Pigmentary glaucoma is an eye condition in which color from the iris spreads to other parts of the eye. This color, or pigment, builds up in the eye’s tissues, preventing fluid from draining. In some people, this results in damage to the optic nerve.
Not everyone who has this extra pigment will develop glaucoma. For some, the pigment buildup does not cause symptoms. When it does, the condition can lead to vision loss if left untreated.
Globally, more than
Read on to learn more about pigmentary glaucoma, including how it develops, the symptoms, treatments, and whether it is safe to exercise.
Pigmentary glaucoma occurs when pigment from the iris, which is the colored part of the eye surrounding the pupil, disperses to other parts of the eye.
The condition begins with pigment dispersion syndrome. This is when the rear surface of the iris releases pigment into other structures of the eye. If this continues for a long time, pigment builds up in the spongy tissue of the eye. This makes the tissue less effective at draining fluid.
As fluid accumulates, pressure inside the eye can increase and damage the optic nerve. This is pigmentary glaucoma.
According to estimates, there is a
Pigmentary glaucoma can become serious if a person does not receive treatment. Treatment does not cure the condition. However, it can reduce the symptoms and prevent the condition from worsening.
With early and appropriate treatment, some people can experience a reversal of their symptoms, such as pigment distribution and raised eye pressure.
While it is relatively rare for a person to go blind due to pigmentary glaucoma, it is possible. A person can increase their chances of preserving their sight by keeping follow-up appointments with their doctor.
Pigmentary glaucoma does not always cause symptoms. If it does, the signs a doctor may notice during an eye exam
- a Krukenberg spindle, which is a line of pigment that appears on the clear surface of the eye
- a ring of tiny slit-like marks on the iris that let light through
- scattered and dense brownish pigmentation of the anterior chamber angle, which is located between the cornea and iris
If these signs occur alongside increased pressure in the eye, a person may have pigmentary glaucoma.
Late in the disease, pigmentary glaucoma
- eye pain
- eye redness
- blurry vision
- seeing halos around lights
- headaches that get worse with exercise, head movements, prolonged reading, or blinking
- sensitivity to light
Pigmentary glaucoma results from pigment dispersion syndrome, which happens due to mechanical friction between the iris and lens of the eye.
Scientists are not sure why this happens in some people but not others. However, they
People with severely concave irises are also more likely to release pigment than people with flat or convex irises. People with nearsightedness, or myopia, have a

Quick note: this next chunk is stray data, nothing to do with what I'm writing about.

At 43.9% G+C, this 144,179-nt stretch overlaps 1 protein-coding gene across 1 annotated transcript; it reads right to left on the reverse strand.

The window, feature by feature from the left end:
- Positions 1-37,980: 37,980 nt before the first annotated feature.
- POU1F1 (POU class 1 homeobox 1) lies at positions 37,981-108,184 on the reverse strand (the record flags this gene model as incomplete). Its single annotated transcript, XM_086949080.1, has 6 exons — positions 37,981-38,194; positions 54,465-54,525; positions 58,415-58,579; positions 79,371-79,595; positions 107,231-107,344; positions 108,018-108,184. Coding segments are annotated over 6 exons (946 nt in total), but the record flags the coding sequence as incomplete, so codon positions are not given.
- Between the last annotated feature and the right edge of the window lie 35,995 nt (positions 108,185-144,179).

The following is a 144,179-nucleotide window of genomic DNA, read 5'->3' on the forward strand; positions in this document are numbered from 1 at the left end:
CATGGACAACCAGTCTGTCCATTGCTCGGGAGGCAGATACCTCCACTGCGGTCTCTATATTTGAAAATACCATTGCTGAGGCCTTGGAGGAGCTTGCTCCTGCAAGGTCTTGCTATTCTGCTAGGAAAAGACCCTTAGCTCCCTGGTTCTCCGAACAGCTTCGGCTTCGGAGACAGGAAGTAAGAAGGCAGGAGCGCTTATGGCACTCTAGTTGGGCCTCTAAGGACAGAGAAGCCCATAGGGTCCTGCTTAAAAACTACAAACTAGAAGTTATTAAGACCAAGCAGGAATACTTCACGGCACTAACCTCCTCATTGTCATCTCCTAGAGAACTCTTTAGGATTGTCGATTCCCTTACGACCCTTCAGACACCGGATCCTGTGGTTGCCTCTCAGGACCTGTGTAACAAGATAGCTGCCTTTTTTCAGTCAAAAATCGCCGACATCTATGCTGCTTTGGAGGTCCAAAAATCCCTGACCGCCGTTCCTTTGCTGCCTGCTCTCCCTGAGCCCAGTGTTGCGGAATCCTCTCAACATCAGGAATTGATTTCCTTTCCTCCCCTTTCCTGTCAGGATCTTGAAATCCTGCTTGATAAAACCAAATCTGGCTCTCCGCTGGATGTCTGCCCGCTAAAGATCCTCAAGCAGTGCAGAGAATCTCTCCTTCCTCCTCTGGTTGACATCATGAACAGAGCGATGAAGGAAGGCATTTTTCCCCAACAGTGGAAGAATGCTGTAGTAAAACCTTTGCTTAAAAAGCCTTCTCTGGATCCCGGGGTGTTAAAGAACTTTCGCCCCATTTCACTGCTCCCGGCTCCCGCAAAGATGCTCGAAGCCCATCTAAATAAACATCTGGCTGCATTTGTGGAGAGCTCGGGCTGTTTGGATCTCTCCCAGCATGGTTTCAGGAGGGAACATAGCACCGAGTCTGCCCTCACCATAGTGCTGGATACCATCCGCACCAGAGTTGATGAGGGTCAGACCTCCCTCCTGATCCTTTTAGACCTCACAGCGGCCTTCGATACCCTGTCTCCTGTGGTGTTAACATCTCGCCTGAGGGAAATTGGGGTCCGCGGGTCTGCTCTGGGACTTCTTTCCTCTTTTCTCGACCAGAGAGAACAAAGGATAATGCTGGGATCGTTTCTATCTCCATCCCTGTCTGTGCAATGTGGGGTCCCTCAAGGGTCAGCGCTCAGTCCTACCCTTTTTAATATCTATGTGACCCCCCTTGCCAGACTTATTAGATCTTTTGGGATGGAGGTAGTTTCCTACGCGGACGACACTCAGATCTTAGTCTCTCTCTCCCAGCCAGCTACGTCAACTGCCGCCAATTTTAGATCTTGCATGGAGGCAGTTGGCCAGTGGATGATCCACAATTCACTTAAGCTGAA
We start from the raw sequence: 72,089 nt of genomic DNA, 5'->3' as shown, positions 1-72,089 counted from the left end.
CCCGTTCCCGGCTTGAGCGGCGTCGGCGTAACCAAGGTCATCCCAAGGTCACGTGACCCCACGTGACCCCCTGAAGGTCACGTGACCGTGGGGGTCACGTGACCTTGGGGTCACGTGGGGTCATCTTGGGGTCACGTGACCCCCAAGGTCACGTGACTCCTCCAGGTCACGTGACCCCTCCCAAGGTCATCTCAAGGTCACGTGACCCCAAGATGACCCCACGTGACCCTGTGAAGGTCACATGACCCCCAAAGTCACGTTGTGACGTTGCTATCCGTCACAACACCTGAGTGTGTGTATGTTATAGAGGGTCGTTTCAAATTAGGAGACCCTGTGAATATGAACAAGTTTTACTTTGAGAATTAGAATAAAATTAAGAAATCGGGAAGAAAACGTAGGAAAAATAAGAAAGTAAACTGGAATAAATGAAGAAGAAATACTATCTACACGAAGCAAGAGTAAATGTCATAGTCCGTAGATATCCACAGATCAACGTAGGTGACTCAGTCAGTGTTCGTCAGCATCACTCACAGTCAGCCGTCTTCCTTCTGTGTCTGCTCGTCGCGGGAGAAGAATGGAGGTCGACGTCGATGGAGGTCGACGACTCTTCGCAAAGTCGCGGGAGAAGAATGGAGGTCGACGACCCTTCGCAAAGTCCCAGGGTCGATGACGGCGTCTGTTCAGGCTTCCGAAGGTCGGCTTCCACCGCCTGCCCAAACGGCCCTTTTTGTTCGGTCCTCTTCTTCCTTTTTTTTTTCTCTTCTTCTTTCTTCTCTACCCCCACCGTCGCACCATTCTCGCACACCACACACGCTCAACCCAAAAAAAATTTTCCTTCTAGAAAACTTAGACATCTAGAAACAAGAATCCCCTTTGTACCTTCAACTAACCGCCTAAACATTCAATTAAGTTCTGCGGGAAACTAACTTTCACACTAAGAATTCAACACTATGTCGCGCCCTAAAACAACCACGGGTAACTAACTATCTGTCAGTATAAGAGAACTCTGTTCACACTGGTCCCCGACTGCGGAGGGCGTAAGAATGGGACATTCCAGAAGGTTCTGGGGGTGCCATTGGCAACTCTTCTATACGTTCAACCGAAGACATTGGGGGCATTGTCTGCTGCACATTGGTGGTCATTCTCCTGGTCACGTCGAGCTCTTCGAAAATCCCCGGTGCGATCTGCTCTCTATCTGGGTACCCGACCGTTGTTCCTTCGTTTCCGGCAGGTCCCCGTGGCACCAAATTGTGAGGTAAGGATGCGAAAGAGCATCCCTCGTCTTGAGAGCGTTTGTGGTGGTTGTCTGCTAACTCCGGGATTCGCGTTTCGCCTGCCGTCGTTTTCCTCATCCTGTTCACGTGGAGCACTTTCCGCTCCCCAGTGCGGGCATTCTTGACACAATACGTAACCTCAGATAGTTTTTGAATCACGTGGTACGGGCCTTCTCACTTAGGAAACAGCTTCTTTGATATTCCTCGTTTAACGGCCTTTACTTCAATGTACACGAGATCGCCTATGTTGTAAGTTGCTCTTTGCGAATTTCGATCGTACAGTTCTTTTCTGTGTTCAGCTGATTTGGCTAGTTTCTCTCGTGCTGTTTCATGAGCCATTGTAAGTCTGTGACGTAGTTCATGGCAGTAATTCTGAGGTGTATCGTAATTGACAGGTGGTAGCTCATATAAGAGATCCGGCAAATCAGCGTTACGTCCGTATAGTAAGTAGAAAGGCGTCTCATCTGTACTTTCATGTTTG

Pigmentary glaucoma can begin sooner than other forms of glaucoma, with most diagnoses occurring between a person’s third to fifth decades of life.
Doctors treat pigmentary glaucoma in a similar way as primary open-angle glaucoma. They may prescribe medications to reduce pressure in the eye, such as:
- topical prostaglandins
- carbonic anhydrase inhibitors
- alpha-adrenergic agonists
In some cases, doctors may recommend surgery or laser treatment to help the eye drain fluid. One option is a laser trabeculoplasty, which involves using a laser to stimulate the eye’s drainage tissue to better drain fluid and lower pressure in the eye.
Another laser treatment, known as laser peripheral iridotomy, involves flattening the iris to make it less concave, which reduces friction between the iris and other structures.
Additionally, research has not confirmed whether it is the intensity of the exercise or the duration of the activity that matters most for people with glaucoma.
People should discuss whether it is safe for them to exercise with a doctor. They will have an idea of the relative saferty based on the person’s eye health and pressure.
In general, though, experts advise against forms of exercise that elevate internal eye pressure, such as:
- swimming with goggles, which can raise intraocular pressure to damaging levels
- scuba diving, due to increases in intraocular pressure during descent and ascent
- bungee jumping, because having the head pointing downward and the force of the impact at the end of the cord may increase intraocular pressure
- activities that involve being upside down or holding breath, such as certain yoga poses and lifting weights
Pigmentary glaucoma is not a life threatening condition. However, it can alter a person’s activities, lifestyle, or, potentially, their vision.
With prompt treatment, some people may find the symptoms get better, so people who have concerns about their symptoms should speak with a doctor as soon as they can.
Pigmentary glaucoma is a type of optic nerve damage that can occur due to pigment dispersion syndrome. This is when pigment from the iris of the eye leaks into other structures, reducing how well the eye can drain fluid. Over time, this can increase pressure in the eye and affect vision.
Not everyone experiences or notices symptoms of this condition. Visible signs may include a ring of tiny slit-like marks of the iris that let light through or a line of pigment on the cornea known as a Krukenberg spindle.
Early diagnosis and treatment is important, as pigmentary glaucoma can progress if left untreated.